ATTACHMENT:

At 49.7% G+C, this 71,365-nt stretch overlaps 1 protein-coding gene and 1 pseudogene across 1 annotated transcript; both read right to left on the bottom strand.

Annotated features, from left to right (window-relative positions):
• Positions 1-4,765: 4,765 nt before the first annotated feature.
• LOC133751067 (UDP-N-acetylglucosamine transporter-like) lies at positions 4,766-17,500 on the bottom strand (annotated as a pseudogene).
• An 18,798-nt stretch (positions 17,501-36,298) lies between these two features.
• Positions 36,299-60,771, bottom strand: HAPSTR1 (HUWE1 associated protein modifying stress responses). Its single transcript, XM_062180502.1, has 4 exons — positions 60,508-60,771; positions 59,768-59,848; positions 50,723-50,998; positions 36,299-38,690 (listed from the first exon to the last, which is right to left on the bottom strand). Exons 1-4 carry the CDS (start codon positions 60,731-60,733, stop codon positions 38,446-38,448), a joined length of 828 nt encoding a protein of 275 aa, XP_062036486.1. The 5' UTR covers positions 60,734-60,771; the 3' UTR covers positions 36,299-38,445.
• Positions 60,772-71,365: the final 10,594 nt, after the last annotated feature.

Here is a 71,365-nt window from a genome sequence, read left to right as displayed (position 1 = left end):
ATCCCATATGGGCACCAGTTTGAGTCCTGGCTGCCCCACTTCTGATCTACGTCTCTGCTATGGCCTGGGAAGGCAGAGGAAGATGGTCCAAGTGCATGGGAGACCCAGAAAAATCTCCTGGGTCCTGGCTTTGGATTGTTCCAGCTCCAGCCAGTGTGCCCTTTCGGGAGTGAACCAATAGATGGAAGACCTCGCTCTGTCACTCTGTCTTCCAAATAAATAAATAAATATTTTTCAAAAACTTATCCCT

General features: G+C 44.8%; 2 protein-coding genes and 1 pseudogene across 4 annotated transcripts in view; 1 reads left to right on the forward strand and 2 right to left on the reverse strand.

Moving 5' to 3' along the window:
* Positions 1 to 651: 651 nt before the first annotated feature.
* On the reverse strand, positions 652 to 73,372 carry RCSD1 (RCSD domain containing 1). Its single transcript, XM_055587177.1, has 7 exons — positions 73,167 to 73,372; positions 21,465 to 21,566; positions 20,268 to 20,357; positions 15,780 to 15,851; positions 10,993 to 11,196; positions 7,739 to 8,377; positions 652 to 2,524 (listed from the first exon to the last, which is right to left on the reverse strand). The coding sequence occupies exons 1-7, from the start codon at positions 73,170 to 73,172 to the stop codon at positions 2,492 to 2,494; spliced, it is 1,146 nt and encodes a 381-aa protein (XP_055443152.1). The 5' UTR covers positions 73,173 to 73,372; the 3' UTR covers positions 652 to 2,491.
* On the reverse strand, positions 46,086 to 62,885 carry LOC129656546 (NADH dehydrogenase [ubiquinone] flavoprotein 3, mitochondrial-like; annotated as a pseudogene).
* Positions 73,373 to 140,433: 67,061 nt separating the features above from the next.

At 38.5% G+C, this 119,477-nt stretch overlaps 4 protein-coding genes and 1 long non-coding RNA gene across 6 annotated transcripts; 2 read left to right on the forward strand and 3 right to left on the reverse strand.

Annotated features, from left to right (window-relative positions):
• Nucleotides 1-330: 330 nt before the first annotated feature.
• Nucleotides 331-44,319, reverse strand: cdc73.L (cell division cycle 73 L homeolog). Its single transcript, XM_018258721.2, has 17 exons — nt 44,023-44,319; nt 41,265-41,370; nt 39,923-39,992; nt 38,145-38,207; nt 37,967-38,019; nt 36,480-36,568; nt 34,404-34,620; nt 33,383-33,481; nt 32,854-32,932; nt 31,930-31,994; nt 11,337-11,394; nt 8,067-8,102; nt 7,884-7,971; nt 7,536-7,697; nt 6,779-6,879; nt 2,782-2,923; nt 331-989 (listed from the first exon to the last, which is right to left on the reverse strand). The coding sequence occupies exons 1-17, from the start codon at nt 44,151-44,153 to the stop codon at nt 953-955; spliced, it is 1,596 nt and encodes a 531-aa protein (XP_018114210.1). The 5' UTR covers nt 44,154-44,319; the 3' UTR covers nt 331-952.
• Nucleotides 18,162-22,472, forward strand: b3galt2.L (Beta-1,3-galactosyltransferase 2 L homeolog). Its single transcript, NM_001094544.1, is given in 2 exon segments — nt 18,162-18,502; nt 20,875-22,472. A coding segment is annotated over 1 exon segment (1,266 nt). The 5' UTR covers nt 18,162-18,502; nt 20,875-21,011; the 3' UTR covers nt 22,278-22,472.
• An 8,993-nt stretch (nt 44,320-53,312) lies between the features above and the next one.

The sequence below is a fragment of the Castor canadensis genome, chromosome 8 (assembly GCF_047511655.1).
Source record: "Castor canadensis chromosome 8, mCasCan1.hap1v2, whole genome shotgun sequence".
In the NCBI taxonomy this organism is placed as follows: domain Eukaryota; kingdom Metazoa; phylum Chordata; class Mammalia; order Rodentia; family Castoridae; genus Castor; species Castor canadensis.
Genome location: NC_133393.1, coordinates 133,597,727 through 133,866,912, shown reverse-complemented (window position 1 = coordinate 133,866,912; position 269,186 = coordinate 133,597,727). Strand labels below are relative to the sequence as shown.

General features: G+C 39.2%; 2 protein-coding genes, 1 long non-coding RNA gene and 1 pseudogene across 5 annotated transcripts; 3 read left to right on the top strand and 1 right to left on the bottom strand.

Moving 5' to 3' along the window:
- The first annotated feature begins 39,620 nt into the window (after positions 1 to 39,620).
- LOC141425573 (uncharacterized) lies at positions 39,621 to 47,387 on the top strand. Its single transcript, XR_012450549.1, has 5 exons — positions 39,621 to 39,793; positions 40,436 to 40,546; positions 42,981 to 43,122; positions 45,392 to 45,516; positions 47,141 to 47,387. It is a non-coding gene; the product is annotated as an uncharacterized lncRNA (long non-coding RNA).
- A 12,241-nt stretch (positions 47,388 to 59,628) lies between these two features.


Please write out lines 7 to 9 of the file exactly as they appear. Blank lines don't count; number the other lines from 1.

• Positions 60,772-71,365: the final 10,594 nt, after the last annotated feature.

Here is a 71,365-nt window from a genome sequence, read left to right as displayed (position 1 = left end):
ATCCCATATGGGCACCAGTTTGAGTCCTGGCTGCCCCACTTCTGATCTACGTCTCTGCTATGGCCTGGGAAGGCAGAGGAAGATGGTCCAAGTGCATGGGAGACCCAGAAAAATCTCCTGGGTCCTGGCTTTGGATTGTTCCAGCTCCAGCCAGTGTGCCCTTTCGGGAGTGAACCAATAGATGGAAGACCTCGCTCTGTCACTCTGTCTTCCAAATAAATAAATAAATATTTTTCAAAAACTTATCCCT